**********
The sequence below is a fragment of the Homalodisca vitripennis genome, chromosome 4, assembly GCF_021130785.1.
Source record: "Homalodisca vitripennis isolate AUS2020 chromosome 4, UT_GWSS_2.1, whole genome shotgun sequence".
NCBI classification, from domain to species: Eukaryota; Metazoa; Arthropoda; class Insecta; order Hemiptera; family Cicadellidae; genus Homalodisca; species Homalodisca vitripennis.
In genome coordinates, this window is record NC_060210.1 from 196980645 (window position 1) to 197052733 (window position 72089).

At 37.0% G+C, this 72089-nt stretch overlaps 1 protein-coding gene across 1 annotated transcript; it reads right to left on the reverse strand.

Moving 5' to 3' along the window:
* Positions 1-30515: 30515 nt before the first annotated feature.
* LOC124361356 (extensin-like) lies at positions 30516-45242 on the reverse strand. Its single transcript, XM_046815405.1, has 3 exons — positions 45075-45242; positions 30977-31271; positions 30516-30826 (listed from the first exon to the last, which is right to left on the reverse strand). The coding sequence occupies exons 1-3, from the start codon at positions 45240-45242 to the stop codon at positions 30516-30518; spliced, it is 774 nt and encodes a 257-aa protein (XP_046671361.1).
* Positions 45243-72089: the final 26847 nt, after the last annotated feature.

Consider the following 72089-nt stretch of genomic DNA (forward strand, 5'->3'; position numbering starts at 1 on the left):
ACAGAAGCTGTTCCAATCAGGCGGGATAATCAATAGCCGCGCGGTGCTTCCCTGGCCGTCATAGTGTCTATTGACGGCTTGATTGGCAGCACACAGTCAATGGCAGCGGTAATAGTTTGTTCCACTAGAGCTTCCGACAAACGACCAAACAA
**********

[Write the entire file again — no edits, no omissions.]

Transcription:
The sequence below is a fragment of the Homalodisca vitripennis genome, chromosome 4, assembly GCF_021130785.1.
Source record: "Homalodisca vitripennis isolate AUS2020 chromosome 4, UT_GWSS_2.1, whole genome shotgun sequence".
NCBI classification, from domain to species: Eukaryota; Metazoa; Arthropoda; class Insecta; order Hemiptera; family Cicadellidae; genus Homalodisca; species Homalodisca vitripennis.
In genome coordinates, this window is record NC_060210.1 from 196980645 (window position 1) to 197052733 (window position 72089).

At 37.0% G+C, this 72089-nt stretch overlaps 1 protein-coding gene across 1 annotated transcript; it reads right to left on the reverse strand.

Moving 5' to 3' along the window:
* Positions 1-30515: 30515 nt before the first annotated feature.
* LOC124361356 (extensin-like) lies at positions 30516-45242 on the reverse strand. Its single transcript, XM_046815405.1, has 3 exons — positions 45075-45242; positions 30977-31271; positions 30516-30826 (listed from the first exon to the last, which is right to left on the reverse strand). The coding sequence occupies exons 1-3, from the start codon at positions 45240-45242 to the stop codon at positions 30516-30518; spliced, it is 774 nt and encodes a 257-aa protein (XP_046671361.1).
* Positions 45243-72089: the final 26847 nt, after the last annotated feature.

Consider the following 72089-nt stretch of genomic DNA (forward strand, 5'->3'; position numbering starts at 1 on the left):
ACAGAAGCTGTTCCAATCAGGCGGGATAATCAATAGCCGCGCGGTGCTTCCCTGGCCGTCATAGTGTCTATTGACGGCTTGATTGGCAGCACACAGTCAATGGCAGCGGTAATAGTTTGTTCCACTAGAGCTTCCGACAAACGACCAAACAA